Eight Million Rosies

I went to the Rosie the Riveter/World War II National Historic Park expecting to see the iconic image of the animated Rosie proudly showing her bicep below the saying, “We Can Do It!” It was nowhere to be found. For good reason. The monument, located in Richmond, California, pays tribute to the eight million actual women who jumped into the anti-Nazi war effort when family members went off to fight. The women prodded their way into a workforce that was sometimes hostile to their gender or their race or both.

The bayside design of the memorial is a fitting tribute to these tough women—it’s made of steel. The body of a ship under construction supports the displays showing women’s contributions. The exhibit stretches out to the bay, the exact length of the ships made in Kaiser’s wartime shipbuilding yard where many women were employed. Photos of women from different backgrounds, who are welding, sorting and binding, bring the exhibit to life.

WWII facts ingrained in the pathway in one direction convey the longevity of the effort of women and people of color to obtain justice while serving the country. “Widespread opposition to hiring women and minority workers. Black leaders threaten to organize 50,000 workers in a march on Washington to demonstrate for jobs. Executive order 8802 bans racial discrimination in defense work [1941].” I hadn’t known that it was President Roosevelt’s order that also set up the Fair Employment Practices Commission to make sure companies followed the law.

Quotes embedded “on the ship’s floor” in the other direction let us hear from the women in their own words. “Let me tell you this. I was 23. I never had a job. My husband was an electrician. I told him, ‘I’m going to work, too.’ He said, ‘No, you’re not.’ That same afternoon I went to the hiring hall.”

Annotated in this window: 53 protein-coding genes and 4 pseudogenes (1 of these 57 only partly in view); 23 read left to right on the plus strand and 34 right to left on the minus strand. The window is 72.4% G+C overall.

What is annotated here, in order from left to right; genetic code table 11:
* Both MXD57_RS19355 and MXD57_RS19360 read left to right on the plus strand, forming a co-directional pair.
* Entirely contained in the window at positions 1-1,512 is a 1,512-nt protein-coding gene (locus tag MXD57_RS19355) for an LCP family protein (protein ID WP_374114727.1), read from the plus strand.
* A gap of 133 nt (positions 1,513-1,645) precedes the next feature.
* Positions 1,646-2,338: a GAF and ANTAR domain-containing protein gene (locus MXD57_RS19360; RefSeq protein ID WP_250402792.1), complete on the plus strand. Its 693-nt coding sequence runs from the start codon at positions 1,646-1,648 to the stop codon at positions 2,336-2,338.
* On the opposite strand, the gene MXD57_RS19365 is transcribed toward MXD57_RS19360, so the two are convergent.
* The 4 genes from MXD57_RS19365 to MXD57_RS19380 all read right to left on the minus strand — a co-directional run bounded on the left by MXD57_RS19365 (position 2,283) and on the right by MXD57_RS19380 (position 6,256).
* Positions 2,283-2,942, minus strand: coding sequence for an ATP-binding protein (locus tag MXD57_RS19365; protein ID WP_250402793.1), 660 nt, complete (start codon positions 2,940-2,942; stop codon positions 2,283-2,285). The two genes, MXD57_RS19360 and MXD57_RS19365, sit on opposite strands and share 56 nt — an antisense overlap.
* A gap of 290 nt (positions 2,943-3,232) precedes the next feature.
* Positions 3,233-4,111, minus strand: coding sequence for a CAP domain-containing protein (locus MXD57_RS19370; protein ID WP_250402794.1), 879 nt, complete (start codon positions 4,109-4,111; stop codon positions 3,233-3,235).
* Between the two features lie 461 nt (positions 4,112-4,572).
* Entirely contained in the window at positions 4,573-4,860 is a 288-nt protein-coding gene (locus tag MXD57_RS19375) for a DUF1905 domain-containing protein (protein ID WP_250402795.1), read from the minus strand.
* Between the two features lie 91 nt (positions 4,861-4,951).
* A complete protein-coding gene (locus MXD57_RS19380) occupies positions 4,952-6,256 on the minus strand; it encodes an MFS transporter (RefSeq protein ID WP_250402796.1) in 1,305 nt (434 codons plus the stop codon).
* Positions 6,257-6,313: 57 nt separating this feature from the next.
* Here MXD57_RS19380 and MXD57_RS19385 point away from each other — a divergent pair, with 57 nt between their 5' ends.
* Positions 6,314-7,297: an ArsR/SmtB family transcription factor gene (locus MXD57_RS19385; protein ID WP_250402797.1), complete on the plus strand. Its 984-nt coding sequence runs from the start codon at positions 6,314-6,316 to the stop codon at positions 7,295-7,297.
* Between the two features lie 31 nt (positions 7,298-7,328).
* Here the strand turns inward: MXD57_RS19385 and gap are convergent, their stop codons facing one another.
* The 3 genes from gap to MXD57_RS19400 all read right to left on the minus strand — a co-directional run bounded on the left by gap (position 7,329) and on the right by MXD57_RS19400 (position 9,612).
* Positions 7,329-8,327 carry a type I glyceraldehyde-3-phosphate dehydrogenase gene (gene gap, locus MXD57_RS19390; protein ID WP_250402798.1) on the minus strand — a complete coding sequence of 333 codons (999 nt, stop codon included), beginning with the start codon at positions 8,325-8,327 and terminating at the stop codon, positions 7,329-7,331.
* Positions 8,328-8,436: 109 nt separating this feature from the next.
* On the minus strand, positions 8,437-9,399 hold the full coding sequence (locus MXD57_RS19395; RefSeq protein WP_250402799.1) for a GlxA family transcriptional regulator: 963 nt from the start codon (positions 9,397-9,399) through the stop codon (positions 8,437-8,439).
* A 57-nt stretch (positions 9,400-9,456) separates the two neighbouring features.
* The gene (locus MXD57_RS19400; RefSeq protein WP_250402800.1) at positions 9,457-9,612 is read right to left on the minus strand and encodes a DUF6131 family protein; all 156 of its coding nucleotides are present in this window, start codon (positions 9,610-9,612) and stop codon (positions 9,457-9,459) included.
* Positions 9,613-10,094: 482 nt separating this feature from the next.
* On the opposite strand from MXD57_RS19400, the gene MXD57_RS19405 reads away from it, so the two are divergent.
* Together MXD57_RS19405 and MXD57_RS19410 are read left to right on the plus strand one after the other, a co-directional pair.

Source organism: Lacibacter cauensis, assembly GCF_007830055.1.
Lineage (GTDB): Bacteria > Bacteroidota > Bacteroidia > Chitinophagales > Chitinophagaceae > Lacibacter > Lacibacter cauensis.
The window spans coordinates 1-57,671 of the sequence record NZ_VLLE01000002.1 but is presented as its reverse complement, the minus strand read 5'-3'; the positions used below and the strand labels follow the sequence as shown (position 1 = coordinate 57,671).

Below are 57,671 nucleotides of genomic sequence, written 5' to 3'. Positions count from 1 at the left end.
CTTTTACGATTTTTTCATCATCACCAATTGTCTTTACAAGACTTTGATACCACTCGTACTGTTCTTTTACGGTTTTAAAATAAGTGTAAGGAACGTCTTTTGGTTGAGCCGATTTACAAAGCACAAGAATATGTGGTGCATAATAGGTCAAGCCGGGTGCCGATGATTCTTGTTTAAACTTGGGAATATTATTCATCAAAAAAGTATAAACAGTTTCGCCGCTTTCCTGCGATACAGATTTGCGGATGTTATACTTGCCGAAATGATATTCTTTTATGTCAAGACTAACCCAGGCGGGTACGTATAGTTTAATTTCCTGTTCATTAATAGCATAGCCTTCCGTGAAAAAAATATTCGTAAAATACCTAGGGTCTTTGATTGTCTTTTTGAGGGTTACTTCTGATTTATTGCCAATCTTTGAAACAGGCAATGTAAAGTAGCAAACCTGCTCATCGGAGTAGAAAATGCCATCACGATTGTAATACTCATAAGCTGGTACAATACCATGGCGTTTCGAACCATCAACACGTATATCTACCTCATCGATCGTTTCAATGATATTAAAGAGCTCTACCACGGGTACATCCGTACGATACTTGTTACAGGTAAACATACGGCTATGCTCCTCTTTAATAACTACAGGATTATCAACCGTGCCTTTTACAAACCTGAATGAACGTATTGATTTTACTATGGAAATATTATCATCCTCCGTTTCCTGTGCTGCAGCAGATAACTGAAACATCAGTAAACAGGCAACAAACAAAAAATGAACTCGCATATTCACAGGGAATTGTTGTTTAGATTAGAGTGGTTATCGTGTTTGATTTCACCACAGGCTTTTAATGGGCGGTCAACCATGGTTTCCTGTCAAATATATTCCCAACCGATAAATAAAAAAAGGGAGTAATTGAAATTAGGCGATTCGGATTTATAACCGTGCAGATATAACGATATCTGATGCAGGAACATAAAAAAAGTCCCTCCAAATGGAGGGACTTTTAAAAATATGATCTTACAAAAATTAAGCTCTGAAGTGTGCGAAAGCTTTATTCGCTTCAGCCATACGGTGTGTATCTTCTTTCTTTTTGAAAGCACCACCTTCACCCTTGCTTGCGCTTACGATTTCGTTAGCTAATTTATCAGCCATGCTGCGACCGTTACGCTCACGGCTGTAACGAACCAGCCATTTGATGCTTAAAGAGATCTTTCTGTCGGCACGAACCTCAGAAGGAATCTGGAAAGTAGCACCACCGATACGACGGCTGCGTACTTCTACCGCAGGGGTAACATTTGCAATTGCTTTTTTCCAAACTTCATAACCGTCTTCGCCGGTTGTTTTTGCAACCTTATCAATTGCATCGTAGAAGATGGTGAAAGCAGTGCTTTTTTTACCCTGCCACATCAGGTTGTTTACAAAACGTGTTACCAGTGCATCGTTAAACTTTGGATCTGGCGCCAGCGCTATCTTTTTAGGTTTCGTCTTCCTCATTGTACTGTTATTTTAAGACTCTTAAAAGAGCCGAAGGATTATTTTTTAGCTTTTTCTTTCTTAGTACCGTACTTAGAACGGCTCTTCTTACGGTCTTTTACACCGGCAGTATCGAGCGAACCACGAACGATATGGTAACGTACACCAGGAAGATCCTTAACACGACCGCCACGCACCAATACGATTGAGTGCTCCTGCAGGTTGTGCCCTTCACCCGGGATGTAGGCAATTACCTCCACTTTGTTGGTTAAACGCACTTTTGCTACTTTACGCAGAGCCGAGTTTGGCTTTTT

Located on the San Francisco Bay Trail, the park is fascinating and free. Since it is outside, you can see it anytime. The highlight of my second visit was talking with Amanita Cornejo, pictured here, who was thrilled to have just been hired to staff the exhibit after four years of volunteering with the National Park Service. She told me, “I grew up in Richmond. I am so proud to work at this exhibit. Now I can tell the information about these inspiring women every day.”

Kudos to the Park Service itself for taking a fading legacy and turning it into a living history that young women today are proud to claim.

By the way, the NPS links to the only site that sells the official Rosie the Riveter paraphernalia. The proceeds support the Rosie the Riveter Trust, which also manages the site. The project to collect interviews of women who joined the workforce during WWII is ongoing. If you are one of those women and want to participate, find out more here.

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